Between news, blogs and social media sites, almost anything can be published online with the click of a button. But is what you’re reading, seeing or hearing real? These free websites and add-ons help clear up the confusion.
To learn more about websites:
Whois: Find out who registered a Web address and the physical address for the person or company.
To verify photos:
FotoForensics: Upload an image to see if it has been altered by examining its compression levels. With error level analysis, the edited parts of the picture will stand out.
Left: Alligator grabbing piece of meat on stick, lily pad behind it. Right: Darker version of this image, with only lily pad outlined in purple. (State Dept.)
A side-by-side comparison of a photo using compression-detecting software. (State Dept.)
What’s fake in this picture? Only the lily pad. The compression levels are different, as the colors and textures show.
JPEGsnoop: See the time of day a photo was taken, what kind of camera was used and other details. Like FotoForensics, you can also see if the image has been edited by comparing its compression levels.
Who Stole My Pictures: Find copies of an image on the Internet with an add-on that searches Google, Yandex, Bing and TinEye. It lets you trace the image’s use over time, since photos can be improperly sourced.
To confirm video footage:
YouTube DataViewer: Paste in a YouTube URL and discover the video’s upload date and time (which can be different from its public timestamp). You’ll also receive thumbnails of the images to track how they’ve been used online.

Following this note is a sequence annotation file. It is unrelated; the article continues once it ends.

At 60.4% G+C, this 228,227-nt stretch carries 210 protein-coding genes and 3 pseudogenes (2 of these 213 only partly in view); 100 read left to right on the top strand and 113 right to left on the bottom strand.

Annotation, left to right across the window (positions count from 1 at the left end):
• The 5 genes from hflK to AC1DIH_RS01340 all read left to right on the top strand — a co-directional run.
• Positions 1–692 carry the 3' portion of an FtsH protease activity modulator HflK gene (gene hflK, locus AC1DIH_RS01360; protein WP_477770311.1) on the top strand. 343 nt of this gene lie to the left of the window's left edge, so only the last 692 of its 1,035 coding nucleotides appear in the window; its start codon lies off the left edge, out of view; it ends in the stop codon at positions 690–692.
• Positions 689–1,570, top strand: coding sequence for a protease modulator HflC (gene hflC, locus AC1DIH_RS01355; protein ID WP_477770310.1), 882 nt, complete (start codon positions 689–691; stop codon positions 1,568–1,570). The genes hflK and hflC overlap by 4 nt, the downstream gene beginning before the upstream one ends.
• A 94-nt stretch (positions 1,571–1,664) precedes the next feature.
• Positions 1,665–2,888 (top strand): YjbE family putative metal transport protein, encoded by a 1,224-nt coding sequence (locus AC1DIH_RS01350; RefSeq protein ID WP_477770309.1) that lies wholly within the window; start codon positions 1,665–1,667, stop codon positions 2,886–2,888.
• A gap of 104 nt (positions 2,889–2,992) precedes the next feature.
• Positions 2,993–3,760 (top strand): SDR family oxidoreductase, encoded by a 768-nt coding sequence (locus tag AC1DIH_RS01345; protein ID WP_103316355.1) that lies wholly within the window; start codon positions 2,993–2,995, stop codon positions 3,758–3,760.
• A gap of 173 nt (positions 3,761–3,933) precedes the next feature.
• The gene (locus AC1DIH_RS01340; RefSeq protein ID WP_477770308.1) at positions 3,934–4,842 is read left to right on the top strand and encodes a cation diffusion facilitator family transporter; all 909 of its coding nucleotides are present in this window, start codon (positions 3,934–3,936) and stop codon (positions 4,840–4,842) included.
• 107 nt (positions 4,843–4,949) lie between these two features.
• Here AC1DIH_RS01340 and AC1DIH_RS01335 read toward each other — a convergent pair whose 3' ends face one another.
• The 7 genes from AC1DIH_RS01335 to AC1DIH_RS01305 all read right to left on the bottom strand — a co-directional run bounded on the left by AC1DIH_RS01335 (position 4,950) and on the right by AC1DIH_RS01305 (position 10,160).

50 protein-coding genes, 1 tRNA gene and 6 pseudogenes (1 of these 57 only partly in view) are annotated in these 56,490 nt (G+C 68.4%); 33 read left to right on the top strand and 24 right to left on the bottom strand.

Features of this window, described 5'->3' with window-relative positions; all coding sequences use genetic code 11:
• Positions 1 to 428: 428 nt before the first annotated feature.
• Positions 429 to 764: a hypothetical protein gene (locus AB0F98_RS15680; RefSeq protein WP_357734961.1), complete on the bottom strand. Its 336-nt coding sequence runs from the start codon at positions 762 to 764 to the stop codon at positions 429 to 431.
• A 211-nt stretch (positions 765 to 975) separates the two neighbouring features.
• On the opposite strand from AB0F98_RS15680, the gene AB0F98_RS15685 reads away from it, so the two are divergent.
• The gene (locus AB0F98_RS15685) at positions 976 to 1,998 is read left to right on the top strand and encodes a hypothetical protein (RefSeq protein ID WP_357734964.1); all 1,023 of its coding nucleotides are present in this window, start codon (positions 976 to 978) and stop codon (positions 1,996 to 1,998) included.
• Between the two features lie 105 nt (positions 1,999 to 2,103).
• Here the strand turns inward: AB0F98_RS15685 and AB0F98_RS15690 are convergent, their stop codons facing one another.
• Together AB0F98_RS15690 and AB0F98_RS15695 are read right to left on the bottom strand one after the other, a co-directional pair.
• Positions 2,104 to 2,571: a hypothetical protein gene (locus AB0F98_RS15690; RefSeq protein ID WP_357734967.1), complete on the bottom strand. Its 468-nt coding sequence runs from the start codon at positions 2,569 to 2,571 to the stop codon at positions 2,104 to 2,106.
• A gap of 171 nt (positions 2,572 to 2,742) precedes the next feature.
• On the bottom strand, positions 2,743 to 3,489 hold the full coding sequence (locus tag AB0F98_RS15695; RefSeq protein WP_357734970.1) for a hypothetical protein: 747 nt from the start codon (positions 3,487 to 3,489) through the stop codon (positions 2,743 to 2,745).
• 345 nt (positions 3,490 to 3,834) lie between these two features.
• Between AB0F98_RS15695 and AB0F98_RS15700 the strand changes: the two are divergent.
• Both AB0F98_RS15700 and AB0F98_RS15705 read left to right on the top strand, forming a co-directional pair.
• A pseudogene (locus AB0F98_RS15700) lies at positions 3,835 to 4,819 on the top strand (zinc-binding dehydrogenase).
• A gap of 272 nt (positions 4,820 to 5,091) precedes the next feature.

Wolfram Alpha: Check the authenticity of a video or photo. For one, compare the weather in the footage to historical weather records. Type in “weather,” the location and the date to search this engine’s data sets. (You can also use it to search for historical currency conversions.)
Smartphone screen showing social media icons (© AP Images)
(© AP Images)
To check assertions:
Wikipedia: Get started on a new subject with this free encyclopedia, available in multiple languages. Make sure to verify the sources listed.
Investigative Dashboard: Search these databases for companies, people and the relationships between them, or ask an expert for help.
Storyful: This company creates a “heat map” of social media traffic, discovering and verifying video, audio, text and photos. Its clients include major news outlets — but this service must be paid for.
Want more fact-finding tools?
Written by some of the world’s leading journalists, the Verification Handbook offers tools and techniques to use in emergencies, especially when verifying information, photos and videos generated by crowds. The Verification Handbook for Investigative Reporting, a companion piece, offers more techniques for researching online.